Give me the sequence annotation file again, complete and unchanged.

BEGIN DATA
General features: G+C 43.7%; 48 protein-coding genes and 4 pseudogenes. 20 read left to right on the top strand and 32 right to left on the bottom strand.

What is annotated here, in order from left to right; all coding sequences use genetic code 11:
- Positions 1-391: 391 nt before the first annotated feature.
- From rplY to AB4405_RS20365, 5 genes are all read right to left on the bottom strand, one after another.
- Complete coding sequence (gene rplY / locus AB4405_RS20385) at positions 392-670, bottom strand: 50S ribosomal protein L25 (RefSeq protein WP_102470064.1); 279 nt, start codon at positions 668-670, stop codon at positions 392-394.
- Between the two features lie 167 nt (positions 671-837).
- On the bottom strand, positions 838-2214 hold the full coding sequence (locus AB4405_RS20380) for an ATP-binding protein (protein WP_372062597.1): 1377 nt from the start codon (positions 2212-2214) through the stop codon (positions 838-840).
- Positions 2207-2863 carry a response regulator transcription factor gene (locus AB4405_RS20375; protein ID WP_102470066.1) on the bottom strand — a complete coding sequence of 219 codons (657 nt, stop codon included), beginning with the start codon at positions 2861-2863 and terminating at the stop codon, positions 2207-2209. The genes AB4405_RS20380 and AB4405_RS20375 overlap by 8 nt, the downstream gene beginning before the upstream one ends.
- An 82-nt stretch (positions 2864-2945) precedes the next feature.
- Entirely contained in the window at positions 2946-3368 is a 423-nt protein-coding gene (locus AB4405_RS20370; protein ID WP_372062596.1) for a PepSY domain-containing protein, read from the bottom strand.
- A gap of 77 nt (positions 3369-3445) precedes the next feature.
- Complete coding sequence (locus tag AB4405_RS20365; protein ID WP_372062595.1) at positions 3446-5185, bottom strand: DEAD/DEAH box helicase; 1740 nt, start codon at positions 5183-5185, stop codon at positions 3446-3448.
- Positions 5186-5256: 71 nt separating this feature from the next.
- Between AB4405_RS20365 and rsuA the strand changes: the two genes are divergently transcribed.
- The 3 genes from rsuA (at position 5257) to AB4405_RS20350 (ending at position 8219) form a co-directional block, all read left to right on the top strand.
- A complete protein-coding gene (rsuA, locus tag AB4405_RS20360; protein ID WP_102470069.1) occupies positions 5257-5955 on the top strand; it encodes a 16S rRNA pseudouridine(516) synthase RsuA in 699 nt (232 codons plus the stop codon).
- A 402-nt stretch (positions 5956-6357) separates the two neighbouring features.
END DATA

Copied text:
General features: G+C 43.7%; 48 protein-coding genes and 4 pseudogenes. 20 read left to right on the top strand and 32 right to left on the bottom strand.

What is annotated here, in order from left to right; all coding sequences use genetic code 11:
- Positions 1-391: 391 nt before the first annotated feature.
- From rplY to AB4405_RS20365, 5 genes are all read right to left on the bottom strand, one after another.
- Complete coding sequence (gene rplY / locus AB4405_RS20385) at positions 392-670, bottom strand: 50S ribosomal protein L25 (RefSeq protein WP_102470064.1); 279 nt, start codon at positions 668-670, stop codon at positions 392-394.
- Between the two features lie 167 nt (positions 671-837).
- On the bottom strand, positions 838-2214 hold the full coding sequence (locus AB4405_RS20380) for an ATP-binding protein (protein WP_372062597.1): 1377 nt from the start codon (positions 2212-2214) through the stop codon (positions 838-840).
- Positions 2207-2863 carry a response regulator transcription factor gene (locus AB4405_RS20375; protein ID WP_102470066.1) on the bottom strand — a complete coding sequence of 219 codons (657 nt, stop codon included), beginning with the start codon at positions 2861-2863 and terminating at the stop codon, positions 2207-2209. The genes AB4405_RS20380 and AB4405_RS20375 overlap by 8 nt, the downstream gene beginning before the upstream one ends.
- An 82-nt stretch (positions 2864-2945) precedes the next feature.
- Entirely contained in the window at positions 2946-3368 is a 423-nt protein-coding gene (locus AB4405_RS20370; protein ID WP_372062596.1) for a PepSY domain-containing protein, read from the bottom strand.
- A gap of 77 nt (positions 3369-3445) precedes the next feature.
- Complete coding sequence (locus tag AB4405_RS20365; protein ID WP_372062595.1) at positions 3446-5185, bottom strand: DEAD/DEAH box helicase; 1740 nt, start codon at positions 5183-5185, stop codon at positions 3446-3448.
- Positions 5186-5256: 71 nt separating this feature from the next.
- Between AB4405_RS20365 and rsuA the strand changes: the two genes are divergently transcribed.
- The 3 genes from rsuA (at position 5257) to AB4405_RS20350 (ending at position 8219) form a co-directional block, all read left to right on the top strand.
- A complete protein-coding gene (rsuA, locus tag AB4405_RS20360; protein ID WP_102470069.1) occupies positions 5257-5955 on the top strand; it encodes a 16S rRNA pseudouridine(516) synthase RsuA in 699 nt (232 codons plus the stop codon).
- A 402-nt stretch (positions 5956-6357) separates the two neighbouring features.